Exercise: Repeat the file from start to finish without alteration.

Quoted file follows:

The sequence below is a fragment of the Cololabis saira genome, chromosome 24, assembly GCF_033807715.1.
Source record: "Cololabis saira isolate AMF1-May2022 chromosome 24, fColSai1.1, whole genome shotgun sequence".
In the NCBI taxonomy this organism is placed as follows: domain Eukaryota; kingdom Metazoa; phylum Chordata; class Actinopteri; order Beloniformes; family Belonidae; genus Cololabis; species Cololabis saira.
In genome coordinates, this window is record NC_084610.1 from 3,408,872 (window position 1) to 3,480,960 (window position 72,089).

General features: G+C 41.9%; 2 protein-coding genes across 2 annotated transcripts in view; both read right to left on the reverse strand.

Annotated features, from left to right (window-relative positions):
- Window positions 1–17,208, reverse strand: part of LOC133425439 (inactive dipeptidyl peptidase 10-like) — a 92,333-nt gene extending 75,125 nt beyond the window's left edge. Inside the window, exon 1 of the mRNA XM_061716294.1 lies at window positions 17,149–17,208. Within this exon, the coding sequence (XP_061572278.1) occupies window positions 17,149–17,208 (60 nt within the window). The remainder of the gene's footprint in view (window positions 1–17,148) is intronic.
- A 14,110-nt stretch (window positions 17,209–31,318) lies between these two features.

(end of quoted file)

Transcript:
The sequence below is a fragment of the Cololabis saira genome, chromosome 24, assembly GCF_033807715.1.
Source record: "Cololabis saira isolate AMF1-May2022 chromosome 24, fColSai1.1, whole genome shotgun sequence".
In the NCBI taxonomy this organism is placed as follows: domain Eukaryota; kingdom Metazoa; phylum Chordata; class Actinopteri; order Beloniformes; family Belonidae; genus Cololabis; species Cololabis saira.
In genome coordinates, this window is record NC_084610.1 from 3,408,872 (window position 1) to 3,480,960 (window position 72,089).

General features: G+C 41.9%; 2 protein-coding genes across 2 annotated transcripts in view; both read right to left on the reverse strand.

Annotated features, from left to right (window-relative positions):
- Window positions 1–17,208, reverse strand: part of LOC133425439 (inactive dipeptidyl peptidase 10-like) — a 92,333-nt gene extending 75,125 nt beyond the window's left edge. Inside the window, exon 1 of the mRNA XM_061716294.1 lies at window positions 17,149–17,208. Within this exon, the coding sequence (XP_061572278.1) occupies window positions 17,149–17,208 (60 nt within the window). The remainder of the gene's footprint in view (window positions 1–17,148) is intronic.
- A 14,110-nt stretch (window positions 17,209–31,318) lies between these two features.